Prior to the response deadline, on July 20, 2002, Respondent requested that the Center allow it an additional period of time to respond, due to difficulty locating an attorney with domain-name expertise, as well as to other commitments of counsel and the impact of the July 4 holiday. On July 22, 2002, the Center extended Respondent’s deadline to August 9, 2002. On that date, Respondent sent its Response to the Complaint. Respondent further requested that a three-member panel resolve this dispute, and tendered the required payment to the Center.

Accordingly, on September 16, 2002, the Center appointed the undersigned three panelists to constitute the Panel to resolve this dispute, advised the parties of the identity of the undersigned panelists, and that the panelists had complied with Paragraph 7 of the Rules by submitting a Statement of Acceptance and Declaration of Impartiality and Independence to the Center.


4. Factual Background; Parties’ Contentions

a. The Trademark

SBC’s complaint alleges that it is one of the concurrent use owners of the BELL marks formerly owned by Atlantic Telephone & Telegraph Co., Inc. ("AT&T"). As a result of the court-ordered break-up of AT&T in 1983, various Regional Bell Operating Companies, colloquially known as "Baby Bells," were formed. SBC is one of the Baby Bells. SBC has presented evidence that it owns incontestable federal trademark registrations for the mark BELL, as well as the mark SOUTHWESTERN BELL. It contends that the BELL word mark has long been recognized in the telecommunications field, and that several different forums have acknowledged the fame of the BELL mark. It argues that its federal registrations grant it exclusive rights to use this mark for goods and services in the fields of providing telecommunication services, installing and maintaining telecommunications systems and equipment, and designing and engineering telecommunications systems and equipment.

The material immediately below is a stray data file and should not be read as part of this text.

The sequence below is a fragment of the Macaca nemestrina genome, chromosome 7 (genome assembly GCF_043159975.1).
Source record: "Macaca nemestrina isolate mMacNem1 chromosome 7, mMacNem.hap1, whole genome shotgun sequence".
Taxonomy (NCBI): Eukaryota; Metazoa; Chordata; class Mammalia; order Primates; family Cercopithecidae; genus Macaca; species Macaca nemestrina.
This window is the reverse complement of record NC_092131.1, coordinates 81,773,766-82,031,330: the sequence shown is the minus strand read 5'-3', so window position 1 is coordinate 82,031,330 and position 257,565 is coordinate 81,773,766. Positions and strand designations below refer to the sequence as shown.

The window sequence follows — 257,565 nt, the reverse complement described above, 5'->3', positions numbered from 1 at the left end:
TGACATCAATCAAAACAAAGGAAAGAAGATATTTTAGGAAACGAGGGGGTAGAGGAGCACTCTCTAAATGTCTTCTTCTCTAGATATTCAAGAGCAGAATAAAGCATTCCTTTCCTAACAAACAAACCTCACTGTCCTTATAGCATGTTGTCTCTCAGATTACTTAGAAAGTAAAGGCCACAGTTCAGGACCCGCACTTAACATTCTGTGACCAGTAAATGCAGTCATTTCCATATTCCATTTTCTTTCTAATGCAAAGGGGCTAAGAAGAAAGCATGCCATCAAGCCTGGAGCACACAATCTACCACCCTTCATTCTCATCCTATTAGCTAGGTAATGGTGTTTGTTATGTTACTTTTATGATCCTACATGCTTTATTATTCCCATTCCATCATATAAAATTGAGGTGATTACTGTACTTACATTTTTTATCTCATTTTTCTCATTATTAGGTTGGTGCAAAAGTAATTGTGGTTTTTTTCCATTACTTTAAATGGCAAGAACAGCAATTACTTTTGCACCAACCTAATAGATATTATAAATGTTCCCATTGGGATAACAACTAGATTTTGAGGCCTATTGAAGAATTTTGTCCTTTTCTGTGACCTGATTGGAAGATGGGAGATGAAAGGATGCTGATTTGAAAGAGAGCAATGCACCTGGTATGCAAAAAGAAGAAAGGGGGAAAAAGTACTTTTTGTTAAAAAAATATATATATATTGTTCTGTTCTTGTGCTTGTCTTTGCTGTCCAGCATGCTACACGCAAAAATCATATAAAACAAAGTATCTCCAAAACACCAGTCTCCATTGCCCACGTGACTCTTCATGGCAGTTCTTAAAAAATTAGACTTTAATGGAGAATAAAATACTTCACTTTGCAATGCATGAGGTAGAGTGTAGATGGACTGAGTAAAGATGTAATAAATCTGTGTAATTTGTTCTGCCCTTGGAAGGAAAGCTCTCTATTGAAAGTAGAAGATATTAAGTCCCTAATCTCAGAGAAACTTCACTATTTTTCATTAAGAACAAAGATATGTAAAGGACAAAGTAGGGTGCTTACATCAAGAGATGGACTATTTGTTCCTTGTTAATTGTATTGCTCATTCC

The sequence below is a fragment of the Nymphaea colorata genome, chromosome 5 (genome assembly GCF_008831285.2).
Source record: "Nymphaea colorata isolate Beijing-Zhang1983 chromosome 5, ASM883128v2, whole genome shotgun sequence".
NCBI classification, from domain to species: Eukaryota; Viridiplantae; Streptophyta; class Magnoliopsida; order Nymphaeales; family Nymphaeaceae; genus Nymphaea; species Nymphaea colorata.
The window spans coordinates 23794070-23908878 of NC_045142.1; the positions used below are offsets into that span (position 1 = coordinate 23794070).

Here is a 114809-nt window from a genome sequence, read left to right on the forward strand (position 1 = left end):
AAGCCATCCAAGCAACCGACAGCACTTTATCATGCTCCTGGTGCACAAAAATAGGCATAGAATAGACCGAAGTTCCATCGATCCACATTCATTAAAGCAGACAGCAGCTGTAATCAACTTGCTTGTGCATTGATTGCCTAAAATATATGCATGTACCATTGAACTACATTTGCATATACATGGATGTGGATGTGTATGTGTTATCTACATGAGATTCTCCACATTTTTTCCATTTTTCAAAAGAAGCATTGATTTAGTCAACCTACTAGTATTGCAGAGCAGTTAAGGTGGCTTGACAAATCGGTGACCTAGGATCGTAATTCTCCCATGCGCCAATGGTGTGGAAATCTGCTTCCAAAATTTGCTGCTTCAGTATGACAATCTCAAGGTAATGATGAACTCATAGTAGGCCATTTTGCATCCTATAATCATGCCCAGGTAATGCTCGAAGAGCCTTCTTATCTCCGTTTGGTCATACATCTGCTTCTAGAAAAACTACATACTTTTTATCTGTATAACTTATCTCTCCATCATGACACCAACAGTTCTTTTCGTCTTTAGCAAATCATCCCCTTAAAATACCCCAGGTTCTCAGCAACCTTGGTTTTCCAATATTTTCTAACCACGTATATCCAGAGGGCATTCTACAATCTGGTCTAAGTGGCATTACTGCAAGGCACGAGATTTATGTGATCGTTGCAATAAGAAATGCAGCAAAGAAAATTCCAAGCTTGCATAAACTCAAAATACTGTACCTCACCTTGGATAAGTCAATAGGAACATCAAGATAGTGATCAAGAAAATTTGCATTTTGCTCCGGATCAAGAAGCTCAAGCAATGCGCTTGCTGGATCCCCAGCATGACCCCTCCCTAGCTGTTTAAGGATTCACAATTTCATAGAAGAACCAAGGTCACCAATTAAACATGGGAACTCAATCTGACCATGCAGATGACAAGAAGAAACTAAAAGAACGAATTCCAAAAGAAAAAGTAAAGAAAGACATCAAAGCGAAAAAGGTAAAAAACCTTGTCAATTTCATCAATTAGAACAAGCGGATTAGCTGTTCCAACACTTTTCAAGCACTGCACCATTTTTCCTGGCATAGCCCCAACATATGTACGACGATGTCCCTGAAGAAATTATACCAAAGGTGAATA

b. Jurisdictional Basis

As stated above, Tucows verified that the Policy applies to the Domain Names. Therefore, as this proceeding is likewise governed by the Policy and in accordance with it, the Rules, and the Supplemental Rules, the Panel has jurisdiction to decide this dispute.

c. The Complaint

SBC asserts as follows:

▪ The registered BELL mark has worldwide recognition.

▪ The disputed Domain Names are confusingly similar to the BELL trademark.

▪ Respondent registered the Domain Names on September 16, , 1999, and December 23, 1999, respectively.